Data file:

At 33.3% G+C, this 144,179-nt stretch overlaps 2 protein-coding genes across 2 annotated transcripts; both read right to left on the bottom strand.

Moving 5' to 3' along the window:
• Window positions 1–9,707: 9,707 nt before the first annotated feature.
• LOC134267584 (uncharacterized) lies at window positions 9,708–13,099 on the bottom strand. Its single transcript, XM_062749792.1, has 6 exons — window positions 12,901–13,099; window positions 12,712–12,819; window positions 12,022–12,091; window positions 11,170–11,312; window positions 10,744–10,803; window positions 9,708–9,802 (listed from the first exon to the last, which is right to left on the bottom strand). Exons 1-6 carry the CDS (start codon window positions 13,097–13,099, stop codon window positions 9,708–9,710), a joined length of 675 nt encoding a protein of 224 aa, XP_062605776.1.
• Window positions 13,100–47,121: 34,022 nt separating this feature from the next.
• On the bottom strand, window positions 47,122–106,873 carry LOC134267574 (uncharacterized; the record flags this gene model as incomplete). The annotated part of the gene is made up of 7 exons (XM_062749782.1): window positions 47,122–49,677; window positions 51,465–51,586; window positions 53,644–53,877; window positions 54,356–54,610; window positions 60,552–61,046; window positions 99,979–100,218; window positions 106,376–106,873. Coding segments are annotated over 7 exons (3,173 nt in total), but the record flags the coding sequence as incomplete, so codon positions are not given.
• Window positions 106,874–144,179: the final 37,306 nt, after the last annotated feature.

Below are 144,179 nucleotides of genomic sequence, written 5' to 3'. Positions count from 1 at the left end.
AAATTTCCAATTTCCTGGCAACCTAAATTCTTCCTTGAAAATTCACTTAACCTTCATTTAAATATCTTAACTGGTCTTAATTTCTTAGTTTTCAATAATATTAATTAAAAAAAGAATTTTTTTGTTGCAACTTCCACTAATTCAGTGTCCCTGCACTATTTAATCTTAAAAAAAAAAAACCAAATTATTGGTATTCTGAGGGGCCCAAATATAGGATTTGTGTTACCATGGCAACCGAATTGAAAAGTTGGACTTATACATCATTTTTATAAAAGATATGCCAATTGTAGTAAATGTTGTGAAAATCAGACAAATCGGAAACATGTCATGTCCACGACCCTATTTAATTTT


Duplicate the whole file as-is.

At 33.3% G+C, this 144,179-nt stretch overlaps 2 protein-coding genes across 2 annotated transcripts; both read right to left on the bottom strand.

Moving 5' to 3' along the window:
• Window positions 1–9,707: 9,707 nt before the first annotated feature.
• LOC134267584 (uncharacterized) lies at window positions 9,708–13,099 on the bottom strand. Its single transcript, XM_062749792.1, has 6 exons — window positions 12,901–13,099; window positions 12,712–12,819; window positions 12,022–12,091; window positions 11,170–11,312; window positions 10,744–10,803; window positions 9,708–9,802 (listed from the first exon to the last, which is right to left on the bottom strand). Exons 1-6 carry the CDS (start codon window positions 13,097–13,099, stop codon window positions 9,708–9,710), a joined length of 675 nt encoding a protein of 224 aa, XP_062605776.1.
• Window positions 13,100–47,121: 34,022 nt separating this feature from the next.
• On the bottom strand, window positions 47,122–106,873 carry LOC134267574 (uncharacterized; the record flags this gene model as incomplete). The annotated part of the gene is made up of 7 exons (XM_062749782.1): window positions 47,122–49,677; window positions 51,465–51,586; window positions 53,644–53,877; window positions 54,356–54,610; window positions 60,552–61,046; window positions 99,979–100,218; window positions 106,376–106,873. Coding segments are annotated over 7 exons (3,173 nt in total), but the record flags the coding sequence as incomplete, so codon positions are not given.
• Window positions 106,874–144,179: the final 37,306 nt, after the last annotated feature.

Below are 144,179 nucleotides of genomic sequence, written 5' to 3'. Positions count from 1 at the left end.
AAATTTCCAATTTCCTGGCAACCTAAATTCTTCCTTGAAAATTCACTTAACCTTCATTTAAATATCTTAACTGGTCTTAATTTCTTAGTTTTCAATAATATTAATTAAAAAAAGAATTTTTTTGTTGCAACTTCCACTAATTCAGTGTCCCTGCACTATTTAATCTTAAAAAAAAAAAACCAAATTATTGGTATTCTGAGGGGCCCAAATATAGGATTTGTGTTACCATGGCAACCGAATTGAAAAGTTGGACTTATACATCATTTTTATAAAAGATATGCCAATTGTAGTAAATGTTGTGAAAATCAGACAAATCGGAAACATGTCATGTCCACGACCCTATTTAATTTT